In a muckraking article by Dominic Gates in the Seattle Times (21 March), Boeing engineers who performed the original MCAS safety analysis on behalf of the FAA blew the whistle to him on Boeing’s cover-up. Among their findings: MCAS was capable of moving the horizontal stabilizer more than four times farther than Boeing claimed, making it more difficult to recover from a dive; the system reactivated each time a pilot tried to make a correction; and the consequences of a system failure were severe enough that activation by only one sensor should have been ruled out. None of these issues were fixed and the FAA certified MCAS, just as Boeing expected of its government partners.
For an Internationally Planned Socialist Economy!
The disastrous performance of the MCAS system has cast a pall over aircraft automation for some pilots and industry observers. But automation is integral to modern air travel, having provided significant safety advances over the years, from the early, century-old autopilots to today’s fly-by-wire electronic interfaces. Automation done right has proven to be of huge benefit to pilots and passengers.
But software will only prevent crashes anticipated by engineers. Automation is not a substitute for human flight control, especially in emergencies. No machine would have done what Captain “Sully” Sullenberger did with his A320 in the 2009 “Miracle on the Hudson.” Sully also symbolizes the plight of this country’s airline workers: his employer, US Airways, had slashed his pay by 40 percent and dumped his pension. Many new hires at cut-rate outfits barely make poverty wages. The fight for quality pilot training, as well as for decent pay and benefits, is essential to safe skies.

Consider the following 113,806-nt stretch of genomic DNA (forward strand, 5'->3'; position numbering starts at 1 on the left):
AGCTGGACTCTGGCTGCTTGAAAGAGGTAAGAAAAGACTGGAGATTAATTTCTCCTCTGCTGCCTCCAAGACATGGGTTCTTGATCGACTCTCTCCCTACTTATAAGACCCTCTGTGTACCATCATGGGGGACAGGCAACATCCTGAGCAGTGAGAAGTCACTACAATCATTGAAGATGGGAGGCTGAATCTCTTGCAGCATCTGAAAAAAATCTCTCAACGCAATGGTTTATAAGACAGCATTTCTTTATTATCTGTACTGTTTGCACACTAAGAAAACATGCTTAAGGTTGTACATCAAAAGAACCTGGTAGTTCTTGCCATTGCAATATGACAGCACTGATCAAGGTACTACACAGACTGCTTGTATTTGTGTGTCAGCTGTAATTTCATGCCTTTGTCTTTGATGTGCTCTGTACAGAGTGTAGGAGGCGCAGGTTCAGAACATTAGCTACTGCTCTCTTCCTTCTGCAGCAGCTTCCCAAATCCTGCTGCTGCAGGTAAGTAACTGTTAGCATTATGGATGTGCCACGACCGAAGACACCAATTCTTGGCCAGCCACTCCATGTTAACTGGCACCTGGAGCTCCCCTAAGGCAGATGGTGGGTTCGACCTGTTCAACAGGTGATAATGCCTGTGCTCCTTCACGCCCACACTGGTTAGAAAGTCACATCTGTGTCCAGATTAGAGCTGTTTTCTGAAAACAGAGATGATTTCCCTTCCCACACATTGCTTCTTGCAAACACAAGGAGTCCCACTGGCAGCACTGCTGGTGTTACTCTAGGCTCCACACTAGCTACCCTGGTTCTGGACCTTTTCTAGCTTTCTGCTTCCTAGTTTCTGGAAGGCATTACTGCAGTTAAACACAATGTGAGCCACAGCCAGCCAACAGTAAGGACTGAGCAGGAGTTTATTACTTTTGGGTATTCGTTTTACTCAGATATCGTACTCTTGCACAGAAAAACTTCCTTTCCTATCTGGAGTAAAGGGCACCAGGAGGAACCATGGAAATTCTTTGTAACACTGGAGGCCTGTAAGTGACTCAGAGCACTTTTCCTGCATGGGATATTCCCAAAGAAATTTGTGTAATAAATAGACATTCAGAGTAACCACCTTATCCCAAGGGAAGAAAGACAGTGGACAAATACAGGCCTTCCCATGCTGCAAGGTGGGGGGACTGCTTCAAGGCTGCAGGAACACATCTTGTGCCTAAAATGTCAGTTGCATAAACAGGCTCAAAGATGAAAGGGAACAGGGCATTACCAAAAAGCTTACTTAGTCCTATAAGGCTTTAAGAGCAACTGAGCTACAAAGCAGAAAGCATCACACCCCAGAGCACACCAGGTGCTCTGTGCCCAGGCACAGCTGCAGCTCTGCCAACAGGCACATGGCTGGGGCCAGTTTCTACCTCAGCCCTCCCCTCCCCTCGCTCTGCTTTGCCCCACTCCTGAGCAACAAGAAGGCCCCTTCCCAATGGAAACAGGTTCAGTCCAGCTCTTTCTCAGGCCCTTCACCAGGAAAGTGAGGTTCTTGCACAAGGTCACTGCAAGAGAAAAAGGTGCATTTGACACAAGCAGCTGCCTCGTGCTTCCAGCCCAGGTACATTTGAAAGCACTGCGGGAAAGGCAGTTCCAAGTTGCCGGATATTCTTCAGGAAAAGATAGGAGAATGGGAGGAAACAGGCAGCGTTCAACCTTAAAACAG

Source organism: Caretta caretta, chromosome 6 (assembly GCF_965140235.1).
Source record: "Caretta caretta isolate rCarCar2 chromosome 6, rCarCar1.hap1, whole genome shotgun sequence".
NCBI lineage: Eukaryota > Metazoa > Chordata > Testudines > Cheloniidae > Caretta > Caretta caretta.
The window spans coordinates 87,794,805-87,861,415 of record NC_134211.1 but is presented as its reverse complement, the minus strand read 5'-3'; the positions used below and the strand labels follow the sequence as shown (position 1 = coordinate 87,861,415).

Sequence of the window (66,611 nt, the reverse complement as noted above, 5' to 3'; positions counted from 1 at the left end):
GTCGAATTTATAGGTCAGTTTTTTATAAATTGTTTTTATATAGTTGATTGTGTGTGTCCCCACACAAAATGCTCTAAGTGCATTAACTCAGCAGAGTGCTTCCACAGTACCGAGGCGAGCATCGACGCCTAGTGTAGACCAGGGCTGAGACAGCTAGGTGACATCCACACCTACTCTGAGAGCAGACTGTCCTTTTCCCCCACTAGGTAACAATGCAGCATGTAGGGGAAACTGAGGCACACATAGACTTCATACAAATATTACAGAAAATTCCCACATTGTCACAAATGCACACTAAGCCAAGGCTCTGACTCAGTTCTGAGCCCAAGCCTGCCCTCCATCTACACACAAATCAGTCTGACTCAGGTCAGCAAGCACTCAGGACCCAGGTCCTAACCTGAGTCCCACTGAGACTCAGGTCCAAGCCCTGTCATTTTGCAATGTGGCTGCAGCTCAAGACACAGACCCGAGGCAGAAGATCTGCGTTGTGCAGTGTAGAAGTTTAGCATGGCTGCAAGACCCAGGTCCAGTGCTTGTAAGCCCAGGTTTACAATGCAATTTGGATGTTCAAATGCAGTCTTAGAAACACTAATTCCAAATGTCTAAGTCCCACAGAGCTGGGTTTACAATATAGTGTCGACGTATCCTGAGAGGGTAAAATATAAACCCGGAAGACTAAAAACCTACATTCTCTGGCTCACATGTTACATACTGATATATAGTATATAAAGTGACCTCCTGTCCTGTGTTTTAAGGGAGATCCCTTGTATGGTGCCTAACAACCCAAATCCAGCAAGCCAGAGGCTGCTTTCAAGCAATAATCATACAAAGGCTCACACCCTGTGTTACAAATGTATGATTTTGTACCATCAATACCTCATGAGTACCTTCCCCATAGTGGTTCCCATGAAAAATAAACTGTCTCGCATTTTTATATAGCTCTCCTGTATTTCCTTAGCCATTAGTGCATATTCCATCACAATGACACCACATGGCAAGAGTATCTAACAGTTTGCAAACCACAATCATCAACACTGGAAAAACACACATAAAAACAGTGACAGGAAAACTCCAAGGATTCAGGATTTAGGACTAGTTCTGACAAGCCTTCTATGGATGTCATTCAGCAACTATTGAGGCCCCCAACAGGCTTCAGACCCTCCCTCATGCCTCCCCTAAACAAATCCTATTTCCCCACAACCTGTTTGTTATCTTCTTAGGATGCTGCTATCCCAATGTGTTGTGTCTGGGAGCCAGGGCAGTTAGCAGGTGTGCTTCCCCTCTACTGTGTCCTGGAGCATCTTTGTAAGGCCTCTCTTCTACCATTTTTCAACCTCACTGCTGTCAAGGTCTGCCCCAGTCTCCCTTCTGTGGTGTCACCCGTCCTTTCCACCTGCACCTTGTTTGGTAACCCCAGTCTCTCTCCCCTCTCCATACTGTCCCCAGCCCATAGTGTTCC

Automation is only as good as the aircraft’s mechanical components and the maintenance practices of the airlines. This was shown in the crash of an Airbus A330, Air France Flight 447, on 1 June 2009, that killed all 228 people on board when the plane’s pitot tubes (air speed sensors) iced over, turning off some flight automation and making the pilots scramble. Safety is no closer to “first” at Boeing’s European competitor: Airbus knew for over a year of the problems with this model of pitot tube, and Air France had kept its A330s flying even though the faulty parts hadn’t yet been replaced.
The problem is not automation or technology as such, but the economic system. Boeing and Airbus workers make sophisticated machines of great social value, which airline workers then operate and maintain. But as wage slaves, all their blood and sweat goes toward making profit for the tiny class of capitalist exploiters who own the means of production and finance. The airline industry is a concentrated expression of the irrationality of this system, which results in fiery disasters, crumbling infrastructure and widespread misery. The productive wealth of the entire society must be ripped from the grip of its private owners, liberating production from the profit motive. Only after a series of workers revolutions across the globe, paving the way for an international planned socialist economy, will air transport truly serve human need and help transform the disparate nations of the world into a genuine community of equals.